Why you actually need to go home when you’re sick
By: Carly McCrory
June 20, 2019 | Reading Time: 4 mins
As soon as I woke up, I knew it wasn’t going to be a good day. An aching soreness in my throat, a pounding headache, and congested sinuses. By the time I got to work, my nose was running like a faucet and I was coughing non-stop.
“Carly, you look awful,” said my coworkers. “Go home!”
“Come on, I’ll be fine! It’s just a little cough,” I countered, feeling a fever coming on.
At Stryve, we have unlimited sick days. Despite this, I went into work and tried to fight through my cold because I didn’t want to fall behind. Turns out this is common in the workplace, with 62% of Americans admitting to going to work sick — pass the hand sanitizer, please.
On the flip side, there are plenty of people who do abuse the system. According to a survey by Workforceinstitue.org, 17.5 million Americans didn’t think they would come in the Monday after the Super Bowl with 4.7 million Americans planning to call in sick. That’s 27% who admit they’ll be calling in sick when they’re totally fine.
Policies and Super Bowls aside, you should stay home when you’re sick. It’s not always easy, but it’s best for yourself, your coworkers, and your company. Here’s why:
You’re going to get everyone else sick
Have you ever noticed we all become doctors when we’re sick? All of a sudden we’re experts in infectious diseases, identifying the exact moment we’re no longer contagious. Sure, maybe you feel better than you look or sound, but to the person sitting across from you, you’re still a biohazard. Shared office spaces are bacteria’s playground and bringing your cough to work puts everyone at risk. It’s not only bad for business, but it’s also bad for the culture. Trust me, you don’t want to be the one who gets someone sick heading into the weekend. My co-workers will be joking about “The Carly Infection” for months.
You’ll kill team productivity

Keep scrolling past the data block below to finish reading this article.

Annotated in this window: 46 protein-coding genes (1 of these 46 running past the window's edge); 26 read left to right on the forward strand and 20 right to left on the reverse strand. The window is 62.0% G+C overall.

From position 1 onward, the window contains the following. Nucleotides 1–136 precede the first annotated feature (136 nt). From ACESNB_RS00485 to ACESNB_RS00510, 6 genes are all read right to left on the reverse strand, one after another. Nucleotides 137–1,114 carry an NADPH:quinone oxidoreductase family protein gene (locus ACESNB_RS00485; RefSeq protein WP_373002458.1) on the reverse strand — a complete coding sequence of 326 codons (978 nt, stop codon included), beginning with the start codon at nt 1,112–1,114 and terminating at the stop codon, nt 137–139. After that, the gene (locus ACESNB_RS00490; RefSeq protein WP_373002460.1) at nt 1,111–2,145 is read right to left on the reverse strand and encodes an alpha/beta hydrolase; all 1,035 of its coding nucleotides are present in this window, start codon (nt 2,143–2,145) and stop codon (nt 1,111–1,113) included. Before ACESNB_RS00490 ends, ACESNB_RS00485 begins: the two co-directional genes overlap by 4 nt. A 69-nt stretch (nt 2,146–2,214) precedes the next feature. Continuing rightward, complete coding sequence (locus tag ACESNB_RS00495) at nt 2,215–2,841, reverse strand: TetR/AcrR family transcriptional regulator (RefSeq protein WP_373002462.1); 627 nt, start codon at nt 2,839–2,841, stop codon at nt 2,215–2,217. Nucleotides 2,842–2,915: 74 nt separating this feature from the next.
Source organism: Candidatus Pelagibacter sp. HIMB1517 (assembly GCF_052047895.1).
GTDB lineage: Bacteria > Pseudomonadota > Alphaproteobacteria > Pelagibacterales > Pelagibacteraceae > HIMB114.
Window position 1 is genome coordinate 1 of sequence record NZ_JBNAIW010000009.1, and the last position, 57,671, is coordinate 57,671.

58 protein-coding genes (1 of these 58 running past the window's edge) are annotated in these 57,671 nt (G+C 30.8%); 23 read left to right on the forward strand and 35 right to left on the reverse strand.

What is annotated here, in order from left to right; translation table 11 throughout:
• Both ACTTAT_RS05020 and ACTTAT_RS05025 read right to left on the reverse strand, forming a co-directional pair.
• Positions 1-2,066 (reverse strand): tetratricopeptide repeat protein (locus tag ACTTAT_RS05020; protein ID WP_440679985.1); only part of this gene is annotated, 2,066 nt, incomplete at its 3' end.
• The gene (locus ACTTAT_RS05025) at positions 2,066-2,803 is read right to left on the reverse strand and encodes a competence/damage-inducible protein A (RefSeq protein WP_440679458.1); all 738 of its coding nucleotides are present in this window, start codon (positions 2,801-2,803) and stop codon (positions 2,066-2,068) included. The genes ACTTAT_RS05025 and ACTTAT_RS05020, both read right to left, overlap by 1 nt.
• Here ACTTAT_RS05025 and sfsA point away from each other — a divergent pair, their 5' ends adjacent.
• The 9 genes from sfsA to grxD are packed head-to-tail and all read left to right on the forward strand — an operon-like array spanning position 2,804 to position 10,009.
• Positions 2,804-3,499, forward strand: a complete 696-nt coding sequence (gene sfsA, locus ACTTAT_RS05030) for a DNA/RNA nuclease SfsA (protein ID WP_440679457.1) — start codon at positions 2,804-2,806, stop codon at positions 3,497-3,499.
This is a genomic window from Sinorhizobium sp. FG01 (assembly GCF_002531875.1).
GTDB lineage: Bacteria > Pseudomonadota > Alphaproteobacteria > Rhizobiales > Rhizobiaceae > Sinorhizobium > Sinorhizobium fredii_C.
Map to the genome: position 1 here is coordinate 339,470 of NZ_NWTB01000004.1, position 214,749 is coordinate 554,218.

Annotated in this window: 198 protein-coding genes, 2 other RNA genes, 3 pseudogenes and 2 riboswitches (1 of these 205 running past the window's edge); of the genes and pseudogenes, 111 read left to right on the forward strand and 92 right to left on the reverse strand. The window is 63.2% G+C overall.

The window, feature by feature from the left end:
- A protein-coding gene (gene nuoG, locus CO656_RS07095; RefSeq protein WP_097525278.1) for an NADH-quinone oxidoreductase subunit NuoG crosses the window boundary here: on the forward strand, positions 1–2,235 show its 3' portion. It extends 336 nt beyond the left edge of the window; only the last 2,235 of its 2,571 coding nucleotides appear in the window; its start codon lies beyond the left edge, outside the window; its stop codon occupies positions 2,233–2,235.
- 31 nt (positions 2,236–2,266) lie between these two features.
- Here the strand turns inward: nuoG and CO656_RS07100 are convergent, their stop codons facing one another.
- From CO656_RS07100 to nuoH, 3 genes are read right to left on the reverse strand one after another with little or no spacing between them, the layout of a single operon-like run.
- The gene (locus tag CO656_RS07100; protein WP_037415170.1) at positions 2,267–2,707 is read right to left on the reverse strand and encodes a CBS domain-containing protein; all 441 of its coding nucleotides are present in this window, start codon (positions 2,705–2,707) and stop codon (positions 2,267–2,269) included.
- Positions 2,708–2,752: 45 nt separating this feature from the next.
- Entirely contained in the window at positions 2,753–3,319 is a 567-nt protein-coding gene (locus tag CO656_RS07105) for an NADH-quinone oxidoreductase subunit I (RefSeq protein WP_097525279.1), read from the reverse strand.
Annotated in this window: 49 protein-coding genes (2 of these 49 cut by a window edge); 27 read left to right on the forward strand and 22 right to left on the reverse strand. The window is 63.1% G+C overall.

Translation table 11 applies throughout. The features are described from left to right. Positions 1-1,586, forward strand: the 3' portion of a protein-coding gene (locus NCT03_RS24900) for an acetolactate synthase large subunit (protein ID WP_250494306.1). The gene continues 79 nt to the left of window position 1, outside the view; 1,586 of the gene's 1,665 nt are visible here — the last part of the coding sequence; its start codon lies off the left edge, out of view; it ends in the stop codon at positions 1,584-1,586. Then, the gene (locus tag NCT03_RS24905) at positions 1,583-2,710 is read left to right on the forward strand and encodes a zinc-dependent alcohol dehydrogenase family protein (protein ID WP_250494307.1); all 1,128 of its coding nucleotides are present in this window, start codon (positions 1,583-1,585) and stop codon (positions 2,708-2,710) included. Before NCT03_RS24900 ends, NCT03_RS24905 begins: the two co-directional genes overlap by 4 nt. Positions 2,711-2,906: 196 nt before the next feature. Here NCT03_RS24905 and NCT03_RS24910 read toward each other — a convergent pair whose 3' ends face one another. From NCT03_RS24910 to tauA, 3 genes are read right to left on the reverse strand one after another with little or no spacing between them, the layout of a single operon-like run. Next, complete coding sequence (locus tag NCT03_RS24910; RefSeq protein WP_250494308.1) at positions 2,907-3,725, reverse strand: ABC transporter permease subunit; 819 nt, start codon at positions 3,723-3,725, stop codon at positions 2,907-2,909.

You can lie to yourself all you want, but the sick-you will never compete with the healthy-you. Between the coughing fits and the nose blowing, you’re constantly taken out of your zone, leaving you prone to mistakes and mental lapses. While you may think doing some work is better than doing none at all, you’re better off taking a day or two to rest up and recover. Don’t believe me? Let me throw some hard numbers at you.
You may have already heard of our Productivity-Crushing Lateness Formula. Let me introduce you to the Productivity-Crushing Sickness Formula (PCSF).
Total Productivity Crushed = (Productivity Level x Sickness Duration) + (3rd Party Impact)
The average duration of a cold or a flu is 7 – 10 days, with the most severe symptoms lasting 3 – 5 days. Let’s say Joey comes down with a horrible cold, but decides to fight through it at work. His worst symptoms will last for approximately 5 days or 40 work hours. Because he’s running a fever, blowing his nose, and has all those other lovely symptoms, Joey’s only operating at about 50% his usual productivity. Carry that through the duration of his cold (0.5 productivity x 40 hours) and that’s 20 hours of lost production. Yikes.
With Joey sneezing on every possible surface, both Chandler and Monica start coming down with the sickness, too. We call this 3rd party impact.
Thankfully, Chandler and Monica know better than Joey and take 2 days off each. While they’re making the right choice in containing their germs, there’s still a hit to productivity: 16 + 16 = 32 + Joey’s 20 = 52 total hours of lost production. Not only is that bad for the company and clients, it’s bad for team chemistry, too, when you consider Chandler and Monica were too sick to go to Ross’s birthday over the weekend.
All of this could have been minimized if Joey had just stayed home for a day or two. Losing 8-16 hours is significantly better than 52.
You’ve got a whole team to rely on
I’m sure you’re very important, but your office should be able to survive a day or two without you. A good team will be there for each other through sick days, vacations, and any other absence. If there’s a pressing deadline, don’t be afraid to speak up and ask for support.
Listen, people get sick. If you have a healthy work culture, your team will understand your cold isn’t a ploy to slack off. They’ll step up and help out, knowing you’d do the same for them. Flu season is no time to be a hero, nor is it the time to prove how tough you are. When office infections are involved, it’s not all about you.
So go home, sickie!
There’s no beating around the bush for this one. Being sick sucks. So does feeling like you’re getting behind on work and letting people down. But the reality is, it happens. People get sick and people miss work. The sooner you accept that, the sooner you can get back to sleep, get better, and get back to work at 100%. For your own sake and the sake of your clients and coworkers, go home sickie!